A survey of American’s relationship to their kitchens reported that 10% said they loved to prepare food, 45% said they outright hated making food and 45% confessed to being ambivalent. That is 90% of the population not showing up with any enthusiasm toward this once considered “sacred space of hearth and home” that nurtured generations. With 90% of disease now considered food related, it may be time to unravel the collapse of our relationship with this once central spot.
If you look at American magazines you would assume we love and adore the kitchen. Kitchens are now designed with cathedral ceilings, recessed lighting, granite counter tops, kitchen islands so big they’re kitchen continents, ultra designed backsplashes, stainless range hoods, sinks just to fill up the pasta pot. We are mesmerized by a futuristic gleaming kitchen with no crumbs, no little sticky paw prints, no spills, no dirty dishes in the sink. The central message is “look how perfect I am”. Everything tucked away in IKEA cabinets and drawers. A kitchen so sterile there are no signs of food.
If you have a kitchen like this, I am not suggesting you take a wrecking ball to your kitchen island or Subzero refrigerator. I, too, love a beautiful kitchen. I have a Viking stove, not because I cook that much. I’ve been eating an 80% live-food diet now for 14 years. I have it for a couple of reasons. One: it grounds me. Two: it is to celebrate my late in life love affair with the kitchen.
My main objective is not to pick on anyone’s kitchen. This newsletter’s intent is to encourage each one of us to uncover our mixed relationship with this complicated food center in the home. Only when we do this can we begin the work of healing our bodies and embrace with open arms all the kitchen can offer.
We all have complex narratives and come at life differently. But what we all share is our need to eat foods that create complete wholeness, not foods that do us harm. Questioning our own thoughts and feelings about our relationships with our kitchens requires curiosity. Then to investigate the particulars that make us tick and, ultimately, make change where change is needed.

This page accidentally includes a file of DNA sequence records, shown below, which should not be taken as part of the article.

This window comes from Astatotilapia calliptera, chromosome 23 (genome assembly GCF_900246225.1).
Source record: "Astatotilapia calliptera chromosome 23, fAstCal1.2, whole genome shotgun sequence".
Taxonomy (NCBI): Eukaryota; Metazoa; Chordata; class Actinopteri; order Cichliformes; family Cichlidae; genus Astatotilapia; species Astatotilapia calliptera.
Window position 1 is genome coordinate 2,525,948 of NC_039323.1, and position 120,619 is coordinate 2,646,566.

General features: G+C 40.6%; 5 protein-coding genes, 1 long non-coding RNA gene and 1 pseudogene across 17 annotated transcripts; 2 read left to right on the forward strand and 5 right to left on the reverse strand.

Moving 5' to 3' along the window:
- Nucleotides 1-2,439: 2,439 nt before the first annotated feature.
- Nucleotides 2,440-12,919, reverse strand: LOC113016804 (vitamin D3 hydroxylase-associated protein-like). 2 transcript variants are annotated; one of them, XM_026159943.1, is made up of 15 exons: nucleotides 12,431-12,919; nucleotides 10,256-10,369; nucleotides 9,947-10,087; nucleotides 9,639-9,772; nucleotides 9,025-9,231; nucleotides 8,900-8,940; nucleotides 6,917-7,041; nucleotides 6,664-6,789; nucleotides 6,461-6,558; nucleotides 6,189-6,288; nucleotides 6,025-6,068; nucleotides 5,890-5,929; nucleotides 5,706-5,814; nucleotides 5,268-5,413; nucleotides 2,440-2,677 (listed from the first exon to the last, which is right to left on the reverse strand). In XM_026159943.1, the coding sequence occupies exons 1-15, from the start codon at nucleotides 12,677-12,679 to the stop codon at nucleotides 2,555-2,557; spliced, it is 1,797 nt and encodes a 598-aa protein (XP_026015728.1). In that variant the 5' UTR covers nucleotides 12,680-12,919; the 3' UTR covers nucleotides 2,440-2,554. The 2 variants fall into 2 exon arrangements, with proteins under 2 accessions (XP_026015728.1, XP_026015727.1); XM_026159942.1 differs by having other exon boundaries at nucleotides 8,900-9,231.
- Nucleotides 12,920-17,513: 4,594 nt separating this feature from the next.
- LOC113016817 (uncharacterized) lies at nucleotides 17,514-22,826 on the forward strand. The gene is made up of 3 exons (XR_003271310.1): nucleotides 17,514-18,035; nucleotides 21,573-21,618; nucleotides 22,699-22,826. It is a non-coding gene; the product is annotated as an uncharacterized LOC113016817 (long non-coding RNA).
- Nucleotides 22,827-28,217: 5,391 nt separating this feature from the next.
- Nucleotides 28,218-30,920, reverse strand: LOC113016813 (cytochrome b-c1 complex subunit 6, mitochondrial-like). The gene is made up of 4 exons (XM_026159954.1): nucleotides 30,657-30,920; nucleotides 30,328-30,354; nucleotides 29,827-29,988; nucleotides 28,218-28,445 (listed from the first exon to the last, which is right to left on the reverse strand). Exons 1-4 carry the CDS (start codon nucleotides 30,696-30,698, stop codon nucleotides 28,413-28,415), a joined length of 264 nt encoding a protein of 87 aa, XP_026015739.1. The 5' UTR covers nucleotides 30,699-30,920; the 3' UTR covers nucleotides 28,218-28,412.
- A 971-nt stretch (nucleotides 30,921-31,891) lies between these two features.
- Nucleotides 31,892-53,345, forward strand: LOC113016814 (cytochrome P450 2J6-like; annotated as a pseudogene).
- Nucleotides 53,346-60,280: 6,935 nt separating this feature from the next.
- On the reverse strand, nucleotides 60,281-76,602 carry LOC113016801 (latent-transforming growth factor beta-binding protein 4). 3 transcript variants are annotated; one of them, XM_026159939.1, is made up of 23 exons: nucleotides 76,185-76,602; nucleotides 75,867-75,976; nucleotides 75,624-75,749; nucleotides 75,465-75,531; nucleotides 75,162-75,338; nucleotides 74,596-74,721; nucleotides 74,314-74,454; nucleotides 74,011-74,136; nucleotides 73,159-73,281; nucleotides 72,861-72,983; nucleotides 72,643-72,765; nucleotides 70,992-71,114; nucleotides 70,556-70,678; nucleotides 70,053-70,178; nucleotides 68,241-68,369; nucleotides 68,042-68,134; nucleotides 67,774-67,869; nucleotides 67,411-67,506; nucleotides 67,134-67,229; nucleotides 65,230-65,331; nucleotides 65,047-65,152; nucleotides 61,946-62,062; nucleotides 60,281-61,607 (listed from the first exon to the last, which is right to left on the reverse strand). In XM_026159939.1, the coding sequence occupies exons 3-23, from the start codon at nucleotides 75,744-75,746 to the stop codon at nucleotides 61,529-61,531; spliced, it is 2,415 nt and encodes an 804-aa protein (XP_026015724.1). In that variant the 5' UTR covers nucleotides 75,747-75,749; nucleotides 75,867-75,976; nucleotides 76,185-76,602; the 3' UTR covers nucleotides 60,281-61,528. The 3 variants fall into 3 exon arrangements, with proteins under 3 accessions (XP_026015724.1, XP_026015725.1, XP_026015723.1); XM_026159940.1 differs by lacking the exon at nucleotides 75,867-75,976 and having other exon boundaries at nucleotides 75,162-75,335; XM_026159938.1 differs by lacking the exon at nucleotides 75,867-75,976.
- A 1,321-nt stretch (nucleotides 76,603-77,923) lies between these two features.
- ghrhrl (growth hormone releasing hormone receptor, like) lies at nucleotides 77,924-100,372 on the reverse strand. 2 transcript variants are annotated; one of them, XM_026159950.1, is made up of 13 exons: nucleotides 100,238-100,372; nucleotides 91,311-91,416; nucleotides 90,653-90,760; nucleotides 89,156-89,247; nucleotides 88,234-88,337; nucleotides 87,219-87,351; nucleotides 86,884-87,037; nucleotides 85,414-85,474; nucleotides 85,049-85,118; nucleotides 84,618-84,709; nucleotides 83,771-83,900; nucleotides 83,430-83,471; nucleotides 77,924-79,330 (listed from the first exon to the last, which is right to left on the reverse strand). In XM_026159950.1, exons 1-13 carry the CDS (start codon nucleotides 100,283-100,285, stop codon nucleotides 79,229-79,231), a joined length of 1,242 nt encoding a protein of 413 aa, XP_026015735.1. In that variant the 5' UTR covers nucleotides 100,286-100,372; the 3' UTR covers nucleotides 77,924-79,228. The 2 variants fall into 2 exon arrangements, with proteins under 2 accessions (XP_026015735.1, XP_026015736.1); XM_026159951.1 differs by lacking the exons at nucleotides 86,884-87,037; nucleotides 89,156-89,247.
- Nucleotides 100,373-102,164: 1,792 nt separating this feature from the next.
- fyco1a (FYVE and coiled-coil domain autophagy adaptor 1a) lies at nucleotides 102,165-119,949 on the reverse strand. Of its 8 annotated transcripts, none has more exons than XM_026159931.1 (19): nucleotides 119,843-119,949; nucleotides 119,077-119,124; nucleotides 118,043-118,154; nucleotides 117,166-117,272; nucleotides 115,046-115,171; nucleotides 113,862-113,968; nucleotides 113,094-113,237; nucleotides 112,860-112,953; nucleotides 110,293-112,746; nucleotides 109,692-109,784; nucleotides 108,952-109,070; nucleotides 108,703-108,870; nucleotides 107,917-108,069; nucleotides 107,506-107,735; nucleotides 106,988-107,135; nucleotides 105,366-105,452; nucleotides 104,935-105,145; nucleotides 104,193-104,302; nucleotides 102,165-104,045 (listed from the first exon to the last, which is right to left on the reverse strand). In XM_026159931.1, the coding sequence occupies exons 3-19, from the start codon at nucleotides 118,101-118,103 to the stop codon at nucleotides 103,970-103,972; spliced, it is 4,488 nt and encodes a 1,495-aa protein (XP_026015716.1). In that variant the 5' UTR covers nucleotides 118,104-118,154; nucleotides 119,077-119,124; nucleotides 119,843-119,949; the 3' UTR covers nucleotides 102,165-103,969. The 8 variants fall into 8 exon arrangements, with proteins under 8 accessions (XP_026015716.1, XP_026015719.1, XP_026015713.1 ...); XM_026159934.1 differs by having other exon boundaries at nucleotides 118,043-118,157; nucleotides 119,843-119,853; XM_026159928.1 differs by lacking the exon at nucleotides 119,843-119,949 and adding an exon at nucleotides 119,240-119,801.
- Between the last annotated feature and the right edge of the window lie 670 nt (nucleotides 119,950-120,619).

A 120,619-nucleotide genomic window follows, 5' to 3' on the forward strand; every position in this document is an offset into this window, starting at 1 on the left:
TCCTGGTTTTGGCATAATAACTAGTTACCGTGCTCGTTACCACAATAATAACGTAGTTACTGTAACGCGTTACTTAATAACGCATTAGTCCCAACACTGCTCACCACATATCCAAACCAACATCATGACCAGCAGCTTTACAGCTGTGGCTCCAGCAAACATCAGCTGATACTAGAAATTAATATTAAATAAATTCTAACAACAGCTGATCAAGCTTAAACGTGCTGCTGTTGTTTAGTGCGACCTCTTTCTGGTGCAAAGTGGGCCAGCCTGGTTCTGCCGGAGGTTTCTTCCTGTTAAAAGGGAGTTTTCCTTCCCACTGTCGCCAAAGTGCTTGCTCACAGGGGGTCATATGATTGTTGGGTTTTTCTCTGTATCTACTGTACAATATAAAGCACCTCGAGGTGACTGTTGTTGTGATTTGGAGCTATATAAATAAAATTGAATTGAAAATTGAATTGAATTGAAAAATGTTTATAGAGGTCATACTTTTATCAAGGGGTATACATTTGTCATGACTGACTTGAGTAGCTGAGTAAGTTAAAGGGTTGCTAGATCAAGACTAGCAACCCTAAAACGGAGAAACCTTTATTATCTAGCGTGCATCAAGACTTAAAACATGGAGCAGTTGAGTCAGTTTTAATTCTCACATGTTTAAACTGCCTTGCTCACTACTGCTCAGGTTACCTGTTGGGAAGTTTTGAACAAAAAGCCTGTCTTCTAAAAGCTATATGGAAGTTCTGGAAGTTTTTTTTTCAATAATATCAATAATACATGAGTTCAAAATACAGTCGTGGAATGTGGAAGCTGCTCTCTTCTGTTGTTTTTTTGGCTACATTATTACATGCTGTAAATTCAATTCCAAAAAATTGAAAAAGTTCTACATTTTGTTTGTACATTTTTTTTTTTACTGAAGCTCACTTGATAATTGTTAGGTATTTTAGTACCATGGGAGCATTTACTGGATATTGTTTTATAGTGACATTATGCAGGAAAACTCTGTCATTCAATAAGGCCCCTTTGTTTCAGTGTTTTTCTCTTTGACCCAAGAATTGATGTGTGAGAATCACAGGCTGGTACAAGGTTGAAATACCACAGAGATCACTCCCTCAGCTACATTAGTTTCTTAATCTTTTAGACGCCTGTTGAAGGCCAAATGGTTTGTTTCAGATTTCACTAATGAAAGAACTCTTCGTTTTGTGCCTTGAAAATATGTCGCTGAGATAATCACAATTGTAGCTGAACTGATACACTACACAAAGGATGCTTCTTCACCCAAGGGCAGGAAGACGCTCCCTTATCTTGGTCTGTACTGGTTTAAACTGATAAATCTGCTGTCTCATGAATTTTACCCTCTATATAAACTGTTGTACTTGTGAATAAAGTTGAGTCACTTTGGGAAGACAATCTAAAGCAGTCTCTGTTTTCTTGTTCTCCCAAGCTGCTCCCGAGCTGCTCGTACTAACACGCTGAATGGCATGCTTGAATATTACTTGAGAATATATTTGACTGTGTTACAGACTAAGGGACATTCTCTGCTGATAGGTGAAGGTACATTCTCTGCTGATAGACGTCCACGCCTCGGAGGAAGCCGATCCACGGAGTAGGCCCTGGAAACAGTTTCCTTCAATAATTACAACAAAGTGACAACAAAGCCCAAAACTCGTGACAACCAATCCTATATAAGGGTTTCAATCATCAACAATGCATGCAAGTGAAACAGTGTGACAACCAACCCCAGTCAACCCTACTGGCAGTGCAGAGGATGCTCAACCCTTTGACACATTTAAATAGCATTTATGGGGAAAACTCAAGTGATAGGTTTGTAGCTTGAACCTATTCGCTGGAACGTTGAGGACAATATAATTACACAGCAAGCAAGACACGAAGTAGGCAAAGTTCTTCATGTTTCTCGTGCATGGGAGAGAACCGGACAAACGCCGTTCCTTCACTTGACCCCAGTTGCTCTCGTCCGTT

BREAKING UP WITH OUR OLD KITCHEN IDENTITY
To understand our relationship with the kitchen and food, each one of us has to do our own personal work. Often that means first going back before we can go forward. My mother hated the kitchen and she didn’t keep it quietly to herself. Her mother hated the kitchen. My grandfather was not a faithful man. He kept a whole other family across town. My mother and grandmother would spend long lonely hours, sometimes days, waiting for him to return home. Theirs was not a loving household with long leisurely meals and conversation. This environment had my mother entering motherhood feeling angry and bitter at the kitchen, often explosive at having to make us meals.
I have worked my whole adult life attempting to shift my generational relationship with food and make peace with the kitchen. My relationship with the kitchen has not always been smooth runnin’s. Its not that I hated it. I just couldn’t trust my dysfunctional relationship with overeating. The pain from the women in my family left a lingering hole in my heart.
When I was diagnosed with cancer, it would force me to come to terms with my limited habits of self care if I wanted to fight the disease and win.
A quote that fits this period of my life perfectly is by Henri Nouwen:
“You don’t think your way into a new kind of living. You live your way into a new kind of thinking”.
I spent a lot of time unfolding my generational bundle, and it was there I came to understand my unresolved relationship to nurturing myself. Only when we name it and claim it can we clearly begin to resolve it.
When I began fighting cancer, I followed the work of the late Dr Ann Wigmore. It meant copious amounts of fresh juice to alkalize the blood and rid my body of toxins, easy to digest emulsified blender drinks so I could rebuild my immune system, live fermented foods to address my neglected colon, sea vegetables to rebuild my mineral reserves, whole food Superfoods to supplement with building and repair of cells and organs at the DNA level.
This way of eating asked that I give up my idea of the perfectly clean, tidy kitchen and turn it into not just a Green Healing Kitchen but a workshop. My Omega juicer and Vitamix needed to claim space on my countertop 24/7. Local fresh veggies needed baskets and containers, as well as a compost bucket. Making 5 juices a day and heaping green salads is constant and messy. My vision of the perfect clean kitchen was losing ground while I was winning my life back. I quickly began sprouting and growing greens in the kitchen so that I could take advantage of ‘source to stomach’ foods. Wheatgrass flats sat around on the countertop. My kitchen became a science lab. All this creation was in no way how I was taught a kitchen should look or behave.
Yet, a Green Healing Kitchen is alive, vibrant, a place of possibility. My love of live foods encouraged me to build a greenhouse one step off the kitchen that really integrates live foods into the room. Need salad greens? Just pick ’em, cut ‘um up and add a garlic dressing. The ultimate, intimate connection to your food.
So, in summary, what I am trying to say is what we have been led to believe a kitchen should look like is wide open to a whole new concept of imagination. It was this kind of kitchen, far from my mother’s kitchen, that saved my life and helped me build a sane relationship to food. I invite you on a journey of creation.
JOIN THE HEALTHY FOOD REVOLUTION!
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